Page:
By Adebayo Fajinmi
It was a British statesman and philosopher, Edmund Burke who once said, “nothing is so fatal to religion as indifference.” The indifference seemed to have risen as hijab controversy that has held Ilorin, Kwara State by the jugular for some times has failed to go to the state of rest some hours after the state government announced on Tuesday, the re-opening of the schools that were recently shut.
The affected schools are Cherubim and Seraphim (C&S) College, Sabo-Oke, St, Anthony’s Secondary School, Offa Road, ECWA School, Oja-Iya, Surulere Baptist Secondary School and Baptist Smith Secondary School, Agba Dam.
Others are CAC Secondary School, Asa Dam Road, St. Barnabas Secondary School, Sabo-Oke, John School, Maraba, St. Williams Secondary School, Taiwo-Isale and St. James Secondary School, Maraba.
TOS News gathered on Wednesday that, Muslim girls were denied access to Baptist Senior Secondary in Surulere area, by some Christians, an argument which led to a clash between the Christians and parents of the Muslim students.
Investigation by TOS News revealed that, the government, in February, ordered the temporary closure of 10 grant-aided secondary schools in Ilorin, the state capital, pending the resolution of the controversy in the schools.
Muslim leaders had earlier insisted that students should be allowed to use the hijab in accordance with the Constitution but their Christian counterparts said such negates the heritage of the missions, who built the schools.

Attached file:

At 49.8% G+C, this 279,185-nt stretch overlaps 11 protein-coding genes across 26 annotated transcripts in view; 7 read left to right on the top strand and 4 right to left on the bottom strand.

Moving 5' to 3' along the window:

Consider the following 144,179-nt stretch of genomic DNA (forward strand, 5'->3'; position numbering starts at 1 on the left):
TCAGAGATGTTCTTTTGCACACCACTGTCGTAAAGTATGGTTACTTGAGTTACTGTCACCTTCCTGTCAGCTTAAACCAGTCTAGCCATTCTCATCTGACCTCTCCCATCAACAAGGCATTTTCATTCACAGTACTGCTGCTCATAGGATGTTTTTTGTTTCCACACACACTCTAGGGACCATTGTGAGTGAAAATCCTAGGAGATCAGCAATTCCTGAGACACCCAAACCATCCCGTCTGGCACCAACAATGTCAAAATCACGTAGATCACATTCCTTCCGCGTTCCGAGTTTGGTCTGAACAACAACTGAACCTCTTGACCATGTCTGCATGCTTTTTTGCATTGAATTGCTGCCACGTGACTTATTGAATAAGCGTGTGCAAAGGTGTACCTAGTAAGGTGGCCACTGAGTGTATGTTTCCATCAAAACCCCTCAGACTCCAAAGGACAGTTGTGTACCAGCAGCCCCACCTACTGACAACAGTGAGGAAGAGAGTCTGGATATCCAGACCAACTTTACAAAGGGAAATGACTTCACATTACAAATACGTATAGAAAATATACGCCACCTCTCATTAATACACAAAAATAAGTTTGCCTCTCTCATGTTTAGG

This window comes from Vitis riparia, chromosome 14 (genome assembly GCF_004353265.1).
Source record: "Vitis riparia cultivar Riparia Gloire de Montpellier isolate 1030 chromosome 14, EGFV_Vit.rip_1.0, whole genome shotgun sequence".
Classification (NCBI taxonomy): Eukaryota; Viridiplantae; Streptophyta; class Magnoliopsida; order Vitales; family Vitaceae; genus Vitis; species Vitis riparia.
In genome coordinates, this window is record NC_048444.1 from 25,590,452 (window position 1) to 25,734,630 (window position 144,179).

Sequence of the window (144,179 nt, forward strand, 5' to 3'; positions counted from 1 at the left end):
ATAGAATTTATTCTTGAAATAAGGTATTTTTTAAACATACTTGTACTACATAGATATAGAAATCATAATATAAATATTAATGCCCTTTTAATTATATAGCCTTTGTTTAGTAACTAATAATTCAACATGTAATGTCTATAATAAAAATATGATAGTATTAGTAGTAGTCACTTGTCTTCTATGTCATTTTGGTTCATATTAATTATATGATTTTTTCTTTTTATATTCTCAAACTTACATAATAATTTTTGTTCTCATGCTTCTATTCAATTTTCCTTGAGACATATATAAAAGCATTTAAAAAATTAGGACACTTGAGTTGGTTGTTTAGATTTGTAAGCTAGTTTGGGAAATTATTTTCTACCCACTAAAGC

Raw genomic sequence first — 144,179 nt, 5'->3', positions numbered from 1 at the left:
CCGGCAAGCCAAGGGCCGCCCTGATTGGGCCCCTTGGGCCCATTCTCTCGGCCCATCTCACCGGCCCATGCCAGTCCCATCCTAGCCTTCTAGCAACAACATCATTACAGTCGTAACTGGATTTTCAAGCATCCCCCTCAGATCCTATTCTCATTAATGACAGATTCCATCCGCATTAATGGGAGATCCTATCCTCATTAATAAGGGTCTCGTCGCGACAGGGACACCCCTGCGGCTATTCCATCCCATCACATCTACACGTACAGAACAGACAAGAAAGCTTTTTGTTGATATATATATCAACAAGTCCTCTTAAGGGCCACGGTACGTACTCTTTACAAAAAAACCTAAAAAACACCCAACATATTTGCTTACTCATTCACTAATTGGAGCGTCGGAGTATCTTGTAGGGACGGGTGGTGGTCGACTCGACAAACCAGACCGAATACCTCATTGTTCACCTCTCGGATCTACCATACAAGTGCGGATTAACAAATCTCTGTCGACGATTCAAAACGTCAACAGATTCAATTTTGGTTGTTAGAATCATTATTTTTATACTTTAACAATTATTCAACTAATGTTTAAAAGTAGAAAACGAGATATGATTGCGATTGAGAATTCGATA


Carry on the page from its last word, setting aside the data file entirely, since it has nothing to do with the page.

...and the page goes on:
However, after several peace meetings, the state government approved the use of hijab in February 26, in all public schools in the state and ordered the reopening of the affected schools on March 8 ( which was later reversed).
Secretary to the government, Mamma Sabah Jibril in a statement said, “Consequently, the government hereby acknowledges and approves the right of the Muslim schoolgirl to wear the hijab, and directs the Ministry of Education and Human Capital Development to come up with a uniform hijab for all public/ grant-aided schools, which will be the accepted mode of head covering in schools.”
But the decision did not go down well with the Christian leaders who kicked against it openly, insisting that they will not allow such in their mission schools.
They have also urged Christians “to occupy the schools” in protest of the government’s resolution.
While speaking, one of the Christian leaders expressed dissatisfaction that the Governor of Kwara State, Mr. AbdulRahman AbdulRazaq was making a pronouncement over an issue that is still before the supreme court.
He furthered maintained that, as long as the state government will not respect the rule of law, the Christians will continue to defend their properties and faith.